Abstract In this paper, we propose a new formulation for a class of optimization problems which occur in general robust control synthesis, called the Matrix Product Eigenvalue Problem (MPEP): Minimize the maximum eigenvalue of the product of two block-diagonal positive-definite symmetric matrices under convex constraints. This optimization class falls between methods of guaranteed low complexity such as the linear matrix inequality (LMI) optimization and methods known to be NP-hard such as the bilinear matrix inequality (BMI) formulation, while still addressing most robust control synthesis problems involving BMIs encountered in applications. The objective of this paper is to provide an algorithm to find a global solution within any specified tolerance , for the MPEP. We show that a finite number of LMI problems suffice to find the global solution and analyse its computational complexity in terms of the iteration number. We prove that the worst-case iteration number grows no faster than a polynomial of the inverse of the tolerance given a fixed size of the block-diagonal matrices in the eigenvalue condition. Copyright 2001 © John Wiley & Sons, Ltd. [source]


    On the sample-complexity of ,, identification

    INTERNATIONAL JOURNAL OF ROBUST AND NONLINEAR CONTROL, Issue 7 2001
    S. R. Venkatesh
    Abstract In this paper we derive the sample complexity for discrete time linear time-invariant stable systems described in the ,, topology. The problem set-up is as follows: the ,, norm distance between the unknown real system and a known finitely parameterized family of systems is bounded by a known real number. We can associate, for every feasible real system, a model in the finitely parameterized family that minimizes the ,, distance. The question now arises as to how long a data record is required to identify such a model from noisy input,output data. This question has been addressed in the context of l1, ,2 and several other topologies, and it has been shown that the sample-complexity is polynomial. Nevertheless, it turns out that for the ,, topology the sample-complexity in the worst case can be infinite. Copyright © 2001 John Wiley & Sons, Ltd. [source]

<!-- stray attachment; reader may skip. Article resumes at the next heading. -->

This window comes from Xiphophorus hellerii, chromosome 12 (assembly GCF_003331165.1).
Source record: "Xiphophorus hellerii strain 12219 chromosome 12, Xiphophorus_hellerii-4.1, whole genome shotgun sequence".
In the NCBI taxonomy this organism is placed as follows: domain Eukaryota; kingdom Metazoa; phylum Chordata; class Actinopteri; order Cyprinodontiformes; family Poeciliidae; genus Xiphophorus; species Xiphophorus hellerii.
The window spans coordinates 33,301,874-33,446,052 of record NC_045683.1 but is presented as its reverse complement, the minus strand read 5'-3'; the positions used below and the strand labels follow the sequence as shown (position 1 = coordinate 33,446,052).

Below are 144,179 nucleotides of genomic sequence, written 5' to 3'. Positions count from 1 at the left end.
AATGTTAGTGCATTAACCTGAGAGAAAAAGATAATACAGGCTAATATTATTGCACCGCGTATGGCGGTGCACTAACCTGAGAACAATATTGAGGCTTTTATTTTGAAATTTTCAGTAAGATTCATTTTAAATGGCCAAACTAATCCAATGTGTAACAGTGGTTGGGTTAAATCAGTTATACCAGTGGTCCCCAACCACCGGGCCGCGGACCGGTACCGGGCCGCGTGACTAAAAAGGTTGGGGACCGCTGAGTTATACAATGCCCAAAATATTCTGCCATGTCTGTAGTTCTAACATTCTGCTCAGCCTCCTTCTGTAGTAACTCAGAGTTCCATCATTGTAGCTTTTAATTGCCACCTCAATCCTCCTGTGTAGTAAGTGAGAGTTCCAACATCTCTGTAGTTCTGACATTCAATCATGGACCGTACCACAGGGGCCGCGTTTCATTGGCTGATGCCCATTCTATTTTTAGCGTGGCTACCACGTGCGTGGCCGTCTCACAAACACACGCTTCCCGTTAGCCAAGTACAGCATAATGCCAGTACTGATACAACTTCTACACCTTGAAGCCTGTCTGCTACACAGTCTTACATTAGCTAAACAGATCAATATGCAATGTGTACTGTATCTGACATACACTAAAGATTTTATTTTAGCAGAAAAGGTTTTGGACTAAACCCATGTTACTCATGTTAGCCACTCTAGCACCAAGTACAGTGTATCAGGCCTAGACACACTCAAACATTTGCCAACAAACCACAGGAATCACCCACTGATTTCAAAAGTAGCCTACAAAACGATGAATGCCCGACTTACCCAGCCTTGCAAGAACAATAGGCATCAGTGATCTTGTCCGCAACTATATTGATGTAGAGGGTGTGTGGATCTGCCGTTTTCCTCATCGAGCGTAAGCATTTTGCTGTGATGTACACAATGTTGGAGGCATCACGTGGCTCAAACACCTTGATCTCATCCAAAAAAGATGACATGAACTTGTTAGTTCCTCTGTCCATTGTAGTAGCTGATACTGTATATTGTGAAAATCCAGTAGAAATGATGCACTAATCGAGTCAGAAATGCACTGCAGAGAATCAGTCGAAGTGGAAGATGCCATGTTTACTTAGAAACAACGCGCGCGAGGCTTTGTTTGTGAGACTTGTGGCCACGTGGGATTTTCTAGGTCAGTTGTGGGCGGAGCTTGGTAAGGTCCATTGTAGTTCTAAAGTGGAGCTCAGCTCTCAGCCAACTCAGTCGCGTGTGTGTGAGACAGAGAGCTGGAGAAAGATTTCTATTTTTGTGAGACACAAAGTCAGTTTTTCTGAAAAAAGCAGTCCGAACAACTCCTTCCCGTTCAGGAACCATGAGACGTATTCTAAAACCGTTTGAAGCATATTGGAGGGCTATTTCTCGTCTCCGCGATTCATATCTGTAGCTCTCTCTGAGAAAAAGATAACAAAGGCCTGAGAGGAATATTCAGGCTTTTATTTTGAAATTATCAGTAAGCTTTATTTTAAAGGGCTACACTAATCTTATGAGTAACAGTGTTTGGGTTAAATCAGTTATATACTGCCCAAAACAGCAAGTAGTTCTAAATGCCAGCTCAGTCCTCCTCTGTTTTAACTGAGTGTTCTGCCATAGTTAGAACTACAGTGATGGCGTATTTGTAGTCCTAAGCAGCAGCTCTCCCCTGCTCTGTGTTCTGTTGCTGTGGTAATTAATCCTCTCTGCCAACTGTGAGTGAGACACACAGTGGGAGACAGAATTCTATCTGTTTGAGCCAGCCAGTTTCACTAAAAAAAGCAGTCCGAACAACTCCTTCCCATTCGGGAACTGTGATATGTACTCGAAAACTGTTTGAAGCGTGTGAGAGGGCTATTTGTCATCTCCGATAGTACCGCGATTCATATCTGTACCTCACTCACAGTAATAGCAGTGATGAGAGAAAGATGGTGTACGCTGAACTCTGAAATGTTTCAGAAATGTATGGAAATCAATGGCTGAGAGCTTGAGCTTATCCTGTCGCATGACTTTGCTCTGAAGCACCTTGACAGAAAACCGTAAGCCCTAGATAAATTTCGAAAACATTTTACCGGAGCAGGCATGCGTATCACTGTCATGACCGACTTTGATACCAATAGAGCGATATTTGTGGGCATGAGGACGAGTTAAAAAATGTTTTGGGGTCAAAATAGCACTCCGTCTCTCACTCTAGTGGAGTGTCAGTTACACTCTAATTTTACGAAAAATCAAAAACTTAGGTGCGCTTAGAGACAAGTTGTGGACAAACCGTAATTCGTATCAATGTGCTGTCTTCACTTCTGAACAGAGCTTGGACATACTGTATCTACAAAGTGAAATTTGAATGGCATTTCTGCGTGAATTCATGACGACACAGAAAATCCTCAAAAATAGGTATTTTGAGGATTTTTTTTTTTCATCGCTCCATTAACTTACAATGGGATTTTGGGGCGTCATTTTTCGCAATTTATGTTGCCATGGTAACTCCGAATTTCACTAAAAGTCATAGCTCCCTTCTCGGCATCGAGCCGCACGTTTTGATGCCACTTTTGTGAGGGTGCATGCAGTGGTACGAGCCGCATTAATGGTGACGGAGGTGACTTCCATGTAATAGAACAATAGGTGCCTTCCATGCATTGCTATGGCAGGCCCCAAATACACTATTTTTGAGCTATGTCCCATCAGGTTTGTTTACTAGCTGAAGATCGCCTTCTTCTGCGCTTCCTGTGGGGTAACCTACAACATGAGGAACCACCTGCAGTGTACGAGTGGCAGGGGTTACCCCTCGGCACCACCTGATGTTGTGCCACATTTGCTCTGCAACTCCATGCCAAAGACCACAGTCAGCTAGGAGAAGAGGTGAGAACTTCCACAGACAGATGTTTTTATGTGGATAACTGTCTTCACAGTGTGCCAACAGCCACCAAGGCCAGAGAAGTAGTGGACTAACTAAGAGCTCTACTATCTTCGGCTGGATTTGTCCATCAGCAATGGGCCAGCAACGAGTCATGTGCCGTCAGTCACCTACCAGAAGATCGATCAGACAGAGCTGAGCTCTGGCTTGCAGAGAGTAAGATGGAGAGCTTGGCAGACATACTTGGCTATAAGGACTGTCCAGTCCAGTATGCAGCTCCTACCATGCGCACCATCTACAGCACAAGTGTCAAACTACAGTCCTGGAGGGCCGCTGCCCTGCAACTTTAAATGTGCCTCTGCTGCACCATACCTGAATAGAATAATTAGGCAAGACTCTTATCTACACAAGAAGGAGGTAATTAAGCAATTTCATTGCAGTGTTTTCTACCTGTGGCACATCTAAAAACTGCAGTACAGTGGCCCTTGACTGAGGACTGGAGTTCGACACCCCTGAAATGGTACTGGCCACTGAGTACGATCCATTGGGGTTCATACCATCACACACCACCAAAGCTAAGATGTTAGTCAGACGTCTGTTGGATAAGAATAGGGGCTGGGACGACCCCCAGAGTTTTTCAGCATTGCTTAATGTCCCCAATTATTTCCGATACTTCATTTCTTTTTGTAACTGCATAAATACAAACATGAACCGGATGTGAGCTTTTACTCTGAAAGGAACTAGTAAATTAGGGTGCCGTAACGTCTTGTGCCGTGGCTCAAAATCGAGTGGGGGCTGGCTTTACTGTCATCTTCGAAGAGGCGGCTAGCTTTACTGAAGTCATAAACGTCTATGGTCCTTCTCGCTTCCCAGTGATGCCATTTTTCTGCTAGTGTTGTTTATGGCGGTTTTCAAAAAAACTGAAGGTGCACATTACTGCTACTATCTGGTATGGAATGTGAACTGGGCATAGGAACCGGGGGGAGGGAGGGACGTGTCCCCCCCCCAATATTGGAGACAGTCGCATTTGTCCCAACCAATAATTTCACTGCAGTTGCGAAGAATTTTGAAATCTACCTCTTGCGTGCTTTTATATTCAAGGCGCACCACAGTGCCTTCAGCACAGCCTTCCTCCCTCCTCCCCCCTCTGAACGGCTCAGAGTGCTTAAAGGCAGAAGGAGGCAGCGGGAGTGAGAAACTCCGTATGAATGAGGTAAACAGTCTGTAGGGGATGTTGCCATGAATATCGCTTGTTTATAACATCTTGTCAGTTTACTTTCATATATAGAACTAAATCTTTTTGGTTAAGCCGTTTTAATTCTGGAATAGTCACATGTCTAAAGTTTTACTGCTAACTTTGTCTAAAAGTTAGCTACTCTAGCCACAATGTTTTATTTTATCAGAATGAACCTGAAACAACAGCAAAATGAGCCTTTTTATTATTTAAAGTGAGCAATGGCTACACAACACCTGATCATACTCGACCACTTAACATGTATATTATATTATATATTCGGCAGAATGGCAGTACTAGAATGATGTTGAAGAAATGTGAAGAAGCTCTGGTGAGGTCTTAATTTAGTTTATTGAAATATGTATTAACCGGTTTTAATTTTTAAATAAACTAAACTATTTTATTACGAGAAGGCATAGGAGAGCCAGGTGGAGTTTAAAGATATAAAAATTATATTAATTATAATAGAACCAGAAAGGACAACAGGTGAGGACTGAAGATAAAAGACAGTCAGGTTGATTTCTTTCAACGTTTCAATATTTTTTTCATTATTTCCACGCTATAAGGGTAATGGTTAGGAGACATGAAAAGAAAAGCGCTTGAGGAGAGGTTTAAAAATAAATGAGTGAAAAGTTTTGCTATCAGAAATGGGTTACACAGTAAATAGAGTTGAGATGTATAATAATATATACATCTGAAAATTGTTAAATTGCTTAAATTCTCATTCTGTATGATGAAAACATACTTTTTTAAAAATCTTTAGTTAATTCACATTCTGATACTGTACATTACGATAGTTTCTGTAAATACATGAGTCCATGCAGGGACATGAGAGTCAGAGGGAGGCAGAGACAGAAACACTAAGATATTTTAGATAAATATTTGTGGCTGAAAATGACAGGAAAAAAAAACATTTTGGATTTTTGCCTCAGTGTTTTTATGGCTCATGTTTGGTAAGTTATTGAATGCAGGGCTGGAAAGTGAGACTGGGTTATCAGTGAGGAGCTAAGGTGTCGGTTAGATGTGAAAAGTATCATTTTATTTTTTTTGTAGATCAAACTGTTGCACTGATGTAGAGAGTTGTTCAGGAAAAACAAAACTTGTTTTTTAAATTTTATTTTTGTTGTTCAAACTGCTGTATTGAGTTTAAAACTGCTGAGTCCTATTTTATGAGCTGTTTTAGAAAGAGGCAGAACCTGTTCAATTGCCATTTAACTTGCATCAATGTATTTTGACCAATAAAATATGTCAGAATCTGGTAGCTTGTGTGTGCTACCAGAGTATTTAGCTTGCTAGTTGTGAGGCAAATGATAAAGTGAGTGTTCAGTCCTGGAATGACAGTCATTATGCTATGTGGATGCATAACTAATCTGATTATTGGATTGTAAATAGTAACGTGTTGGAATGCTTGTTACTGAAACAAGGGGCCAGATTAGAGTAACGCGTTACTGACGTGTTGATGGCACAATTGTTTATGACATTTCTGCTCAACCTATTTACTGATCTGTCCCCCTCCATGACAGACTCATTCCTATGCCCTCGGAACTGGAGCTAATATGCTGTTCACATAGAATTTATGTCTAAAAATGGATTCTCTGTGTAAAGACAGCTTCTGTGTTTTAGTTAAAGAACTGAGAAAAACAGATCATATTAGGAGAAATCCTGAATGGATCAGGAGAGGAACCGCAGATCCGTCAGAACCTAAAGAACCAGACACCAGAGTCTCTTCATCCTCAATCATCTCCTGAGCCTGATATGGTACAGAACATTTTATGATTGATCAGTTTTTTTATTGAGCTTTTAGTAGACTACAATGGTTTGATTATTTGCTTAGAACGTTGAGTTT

The small-angle scattering structure functions of the single tetrahedron

    JOURNAL OF APPLIED CRYSTALLOGRAPHY, Issue 3-1 2003
    W. Gille
    Basic properties of the SAS correlation function , (r) and related functions are represented for a tetrahedron of edge length a. An interval splitting into four basic r -intervals in a sequence of cases for averaging the intersection volume between two tetrahedrons has been performed. Remarkably simple analytic expressions result in the first r -interval. Indeed, ,(r) is a polynomial of degree three. The coefficients are given explicitly. The asymptotic expansion I(h) is compared with the exact scattering intensity I(h). [source]


    A rational rank four demand system

    JOURNAL OF APPLIED ECONOMETRICS, Issue 2 2003
    Arthur Lewbel
    Past parametric tests of demand system rank employed polynomial Engel curve systems. However, by Gorman's (1981) theorem, the maximum possible rank of a utility-derived polynomial demand system is three. The present paper proposes a class of demand systems that are utility derived, are close to polynomial, and have rank four. These systems nest rational polynomial demands, and so can be used to test ranks up to four. These systems are suitable for applications where high rank is likely, such as demand systems involving a large number of goods. A test of rank using this new class of systems is applied to UK consumer demand data. Copyright © 2002 John Wiley & Sons, Ltd. [source]


    Modelling the combined effect of temperature, pH and aw on the growth rate of Monascus ruber, a heat-resistant fungus isolated from green table olives

    JOURNAL OF APPLIED MICROBIOLOGY, Issue 1 2003
    E.Z. Panagou
    Abstract Aims: Growth modes predicting the effect of pH (3·5,5·0), NaCl (2,10%), i.e. aw (0·937,0·970) and temperature (20,40°C) on the colony growth rate of Monascus ruber, a fungus isolated from thermally-processed olives of the Conservolea variety, were developed on a solid culture medium. Methods and Results: Fungal growth was measured as colony diameter on a daily basis. The primary predictive model of Baranyi was used to fit the growth data and estimate the maximum specific growth rates. Combined secondary predictive models were developed and comparatively evaluated based on polynomial, Davey, gamma concept and Rosso equations. The data-set was fitted successfully in all models. However, models with biological interpretable parameters (gamma concept and Rosso equation) were highly rated compared with the polynomial equation and Davey model and gave realistic cardinal pHs, temperatures and aw. Conclusions: The combined effect of temperature, pH and aw on growth responses of M. ruber could be satisfactorily predicted under the current experimental conditions, and the models examined could serve as tools for this purpose. Significance and Impact of the Study: The results can be successfully employed by the industry to predict the extent of fungal growth on table olives. [source]